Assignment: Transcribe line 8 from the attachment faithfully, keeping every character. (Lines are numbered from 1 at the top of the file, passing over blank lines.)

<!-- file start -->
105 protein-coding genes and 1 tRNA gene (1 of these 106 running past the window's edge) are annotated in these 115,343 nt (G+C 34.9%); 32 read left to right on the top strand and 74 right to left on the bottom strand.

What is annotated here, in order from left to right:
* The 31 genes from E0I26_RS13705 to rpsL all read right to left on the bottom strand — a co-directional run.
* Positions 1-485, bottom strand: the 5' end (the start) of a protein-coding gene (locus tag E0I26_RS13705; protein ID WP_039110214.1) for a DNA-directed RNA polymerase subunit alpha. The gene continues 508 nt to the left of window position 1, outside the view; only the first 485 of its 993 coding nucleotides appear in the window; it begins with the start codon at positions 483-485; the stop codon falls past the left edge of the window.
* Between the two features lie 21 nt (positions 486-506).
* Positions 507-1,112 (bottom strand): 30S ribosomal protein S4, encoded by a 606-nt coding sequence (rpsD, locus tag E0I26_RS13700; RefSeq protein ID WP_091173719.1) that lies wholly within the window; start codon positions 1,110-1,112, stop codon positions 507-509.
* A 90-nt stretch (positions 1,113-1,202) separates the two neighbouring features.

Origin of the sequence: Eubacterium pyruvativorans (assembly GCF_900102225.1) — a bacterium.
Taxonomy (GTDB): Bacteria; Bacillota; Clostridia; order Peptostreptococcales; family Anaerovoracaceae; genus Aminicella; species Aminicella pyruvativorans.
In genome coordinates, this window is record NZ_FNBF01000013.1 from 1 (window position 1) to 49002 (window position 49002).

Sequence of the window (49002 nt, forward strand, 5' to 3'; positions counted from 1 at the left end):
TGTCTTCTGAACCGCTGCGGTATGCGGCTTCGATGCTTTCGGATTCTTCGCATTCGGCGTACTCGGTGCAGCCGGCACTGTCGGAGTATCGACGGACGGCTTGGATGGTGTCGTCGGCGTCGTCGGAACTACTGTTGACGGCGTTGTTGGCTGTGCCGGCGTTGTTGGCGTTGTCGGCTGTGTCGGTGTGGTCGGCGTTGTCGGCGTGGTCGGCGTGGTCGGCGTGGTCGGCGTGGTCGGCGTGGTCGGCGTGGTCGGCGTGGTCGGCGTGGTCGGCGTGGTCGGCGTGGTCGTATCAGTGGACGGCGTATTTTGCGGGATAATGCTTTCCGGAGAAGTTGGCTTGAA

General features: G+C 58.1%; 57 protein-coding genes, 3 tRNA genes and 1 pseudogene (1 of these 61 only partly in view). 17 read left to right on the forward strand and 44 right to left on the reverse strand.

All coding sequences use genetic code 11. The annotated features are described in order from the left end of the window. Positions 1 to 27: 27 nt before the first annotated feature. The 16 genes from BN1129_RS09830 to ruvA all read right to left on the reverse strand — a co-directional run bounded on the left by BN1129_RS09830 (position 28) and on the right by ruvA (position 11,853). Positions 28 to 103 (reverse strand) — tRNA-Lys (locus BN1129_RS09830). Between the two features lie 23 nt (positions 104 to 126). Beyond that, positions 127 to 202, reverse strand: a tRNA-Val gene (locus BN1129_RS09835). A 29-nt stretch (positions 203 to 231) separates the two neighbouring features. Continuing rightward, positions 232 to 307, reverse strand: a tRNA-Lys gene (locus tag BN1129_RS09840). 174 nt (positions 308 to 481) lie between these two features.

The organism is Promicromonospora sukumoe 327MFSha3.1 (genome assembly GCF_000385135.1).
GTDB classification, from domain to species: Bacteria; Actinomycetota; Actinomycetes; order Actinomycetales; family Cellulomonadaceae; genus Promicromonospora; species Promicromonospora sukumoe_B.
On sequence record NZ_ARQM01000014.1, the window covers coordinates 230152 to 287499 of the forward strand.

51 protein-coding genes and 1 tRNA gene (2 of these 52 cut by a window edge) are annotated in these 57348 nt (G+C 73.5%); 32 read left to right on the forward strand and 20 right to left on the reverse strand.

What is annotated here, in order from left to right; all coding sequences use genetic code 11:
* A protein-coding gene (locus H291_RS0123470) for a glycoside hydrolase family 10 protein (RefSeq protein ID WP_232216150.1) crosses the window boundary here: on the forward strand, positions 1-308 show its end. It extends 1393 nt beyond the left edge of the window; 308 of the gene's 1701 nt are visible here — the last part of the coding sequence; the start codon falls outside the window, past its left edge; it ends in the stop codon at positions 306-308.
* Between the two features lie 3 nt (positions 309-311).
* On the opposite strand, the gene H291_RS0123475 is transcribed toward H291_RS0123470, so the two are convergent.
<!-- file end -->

Origin of the sequence: Eubacterium pyruvativorans (assembly GCF_900102225.1) — a bacterium.